The team had a perfect blend of veterans like Brian Bradley and John Cullen along with a young nucleus of Hamrlik, Gratton, and Daymond Langkow. Most of all they had Puppa in net. The 30-year-old went 29-16-9 with a 2.46 GAA and 5 shutouts. His 32 goals saved above average and 80 adjusted goals allowed were both second in the league to Dominik Hasek.
In the end, despite a topsy-turvy March, they ended up sneaking in, edging out the defending Stanley Cup Champion New Jersey Devils on the next to last day of the season. Their reward - a first round match-up against the Philadelphia Flyers. Hampered by injuries and up against a rampaging Eric Lindros they managed one win in a raucous series that saw them set a league-attendance record of 28,183 fans in Game Four (a record that still stands for a playoff crowd).
2000-01 Lightning (24-47-11, 29th place)
For the first time since that 1995-96 team, there seemed to be a little hope in the organization. This team wouldn’t be confused with a good team by any stretch of the imagination. Still, there were glimmers of the future.
Instead of losing with old, washed up players they were losing with youth. At an average age of 24.6 they were one of the youngest teams in the league. Their leading scorer, Brad Richards, was just 20 years-old. So was their captain, Vincent Lecavalier who had another 20-goal season despite missing some games due to injury.
A scrappy, undersized forward named Martin St. Louis, picked up in the summer for almost nothing, started his road to the Hall of Fame with 18 goals and 22 assists. Running alongside him was fellow winger Fredrik Modin with a team-leading 32 goals.
Still, the team was missing two key ingredients. They would come later in the season. In the beginning of January, the organization parted ways with head coach Steve Ludzik and replaced him with assistant coach John Tortorella.
The big deal was that the Lightning outbid most of the league to acquire Nikolai Khabibulin, the Coyotes goaltender in the midst of a two-season holdout. Following a 3 1⁄2 hour car ride with Phoenix’s GM Cliff Fletcher, Rick Dudley agreed to send Paul Mara, Mike Johnson, Ruslan Zainullin, and a second pick to the Coyotes for Khabibulin and Stan Neckar.
After some speculation that the Lightning might flip him at the trade deadline, Tampa Bay signed him to a three-year $14.75 million deal (with incentives it could reach $22.25 million). At the time it was the richest contract in team history. He only made it into two games that season, but the future was set for the Tampa Bay Lightning.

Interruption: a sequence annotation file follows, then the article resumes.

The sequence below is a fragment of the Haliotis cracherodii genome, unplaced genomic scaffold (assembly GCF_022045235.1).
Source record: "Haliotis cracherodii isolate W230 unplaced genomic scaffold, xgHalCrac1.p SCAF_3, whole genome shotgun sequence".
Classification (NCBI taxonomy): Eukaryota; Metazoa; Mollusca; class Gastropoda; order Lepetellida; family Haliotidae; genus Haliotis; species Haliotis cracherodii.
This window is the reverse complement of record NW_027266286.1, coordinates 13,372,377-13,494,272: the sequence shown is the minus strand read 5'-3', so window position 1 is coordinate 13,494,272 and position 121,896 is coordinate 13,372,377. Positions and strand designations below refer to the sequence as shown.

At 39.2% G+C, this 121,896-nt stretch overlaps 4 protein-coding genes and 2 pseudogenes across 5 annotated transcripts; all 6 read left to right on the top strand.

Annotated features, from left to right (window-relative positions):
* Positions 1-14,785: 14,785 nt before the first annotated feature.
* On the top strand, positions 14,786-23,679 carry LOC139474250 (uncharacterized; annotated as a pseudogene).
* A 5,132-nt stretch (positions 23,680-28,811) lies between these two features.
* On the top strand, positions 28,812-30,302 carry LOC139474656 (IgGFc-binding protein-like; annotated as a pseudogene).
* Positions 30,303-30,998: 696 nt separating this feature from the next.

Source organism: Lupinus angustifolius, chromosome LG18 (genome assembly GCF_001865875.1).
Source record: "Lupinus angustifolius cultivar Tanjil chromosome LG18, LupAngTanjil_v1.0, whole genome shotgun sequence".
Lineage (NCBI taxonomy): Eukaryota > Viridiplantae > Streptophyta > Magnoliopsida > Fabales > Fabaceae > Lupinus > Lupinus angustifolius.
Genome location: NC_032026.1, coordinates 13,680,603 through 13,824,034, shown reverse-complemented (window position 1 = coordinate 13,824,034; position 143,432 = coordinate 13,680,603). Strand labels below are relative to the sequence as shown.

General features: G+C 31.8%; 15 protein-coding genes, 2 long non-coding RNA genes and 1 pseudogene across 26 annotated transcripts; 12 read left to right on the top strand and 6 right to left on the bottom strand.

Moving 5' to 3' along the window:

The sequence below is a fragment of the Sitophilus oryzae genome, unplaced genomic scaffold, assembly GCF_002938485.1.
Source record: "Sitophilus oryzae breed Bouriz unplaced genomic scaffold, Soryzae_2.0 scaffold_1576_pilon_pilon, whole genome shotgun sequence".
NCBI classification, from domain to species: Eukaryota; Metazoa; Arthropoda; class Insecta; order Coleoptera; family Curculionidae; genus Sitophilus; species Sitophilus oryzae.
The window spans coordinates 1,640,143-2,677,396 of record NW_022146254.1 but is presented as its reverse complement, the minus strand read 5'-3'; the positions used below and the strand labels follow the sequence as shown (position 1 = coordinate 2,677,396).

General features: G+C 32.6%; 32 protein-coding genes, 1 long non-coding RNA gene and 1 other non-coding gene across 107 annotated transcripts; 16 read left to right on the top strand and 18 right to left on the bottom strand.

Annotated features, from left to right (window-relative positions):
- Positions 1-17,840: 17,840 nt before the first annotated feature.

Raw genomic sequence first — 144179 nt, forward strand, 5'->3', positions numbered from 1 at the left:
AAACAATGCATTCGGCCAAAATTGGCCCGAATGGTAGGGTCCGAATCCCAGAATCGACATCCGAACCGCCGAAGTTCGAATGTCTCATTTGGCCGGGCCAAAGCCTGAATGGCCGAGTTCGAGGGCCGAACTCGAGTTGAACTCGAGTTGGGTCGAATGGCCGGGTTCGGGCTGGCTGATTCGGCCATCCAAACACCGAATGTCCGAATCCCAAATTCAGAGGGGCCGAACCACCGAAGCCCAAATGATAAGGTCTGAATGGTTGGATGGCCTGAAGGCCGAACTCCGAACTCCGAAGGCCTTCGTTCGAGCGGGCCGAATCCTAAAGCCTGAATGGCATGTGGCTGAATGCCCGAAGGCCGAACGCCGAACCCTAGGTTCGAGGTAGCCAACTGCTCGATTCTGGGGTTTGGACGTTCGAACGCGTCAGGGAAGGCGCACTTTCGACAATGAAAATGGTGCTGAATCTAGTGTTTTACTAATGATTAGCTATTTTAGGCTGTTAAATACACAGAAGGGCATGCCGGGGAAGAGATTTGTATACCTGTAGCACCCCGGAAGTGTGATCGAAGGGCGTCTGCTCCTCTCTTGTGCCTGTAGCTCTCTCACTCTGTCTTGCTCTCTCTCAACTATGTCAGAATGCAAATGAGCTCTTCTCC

Now for the fun part. Cast your vote for which of these teams should move on to the second round. The first team to reach the playoffs vs. a team on the ascent, but still kind of bad.
Which is the better Lightning team?
This poll is closed
News from the hockey world
The NWHL is coming to Toronto. The league announced that the first expansion team will be joining the league for the upcoming season. Like the rest of the sports world, the start of the NWHL season is still up in the air.
While they are looking at next season, the NHL still isn’t done with this season. Gary Bettman revealed a few more details in regards to the league’s restart should they get the all clear. It would involve four cities (located in NHL cities, not neutral sites), three games a day, and no fans to start. He also confirmed that the players would need some sort of training camp before competing.
The Athletic’s site-wide work of playoff fanfic continued with the Lightning meeting the Boston Bruins in an epic seven-game, second round match-up. The series had everything, Brad Marchand being a jerk, Tim Peel getting injured, Steven Stamkos facing his demons in Boston, and a Brady/Gronk cameo.
A recently filed lawsuit against the Tampa Bay Lightning alleges that an employee was “subjected to disparate, discriminatory, and harassing treatment based on her sex”. The organization has no comment on the story.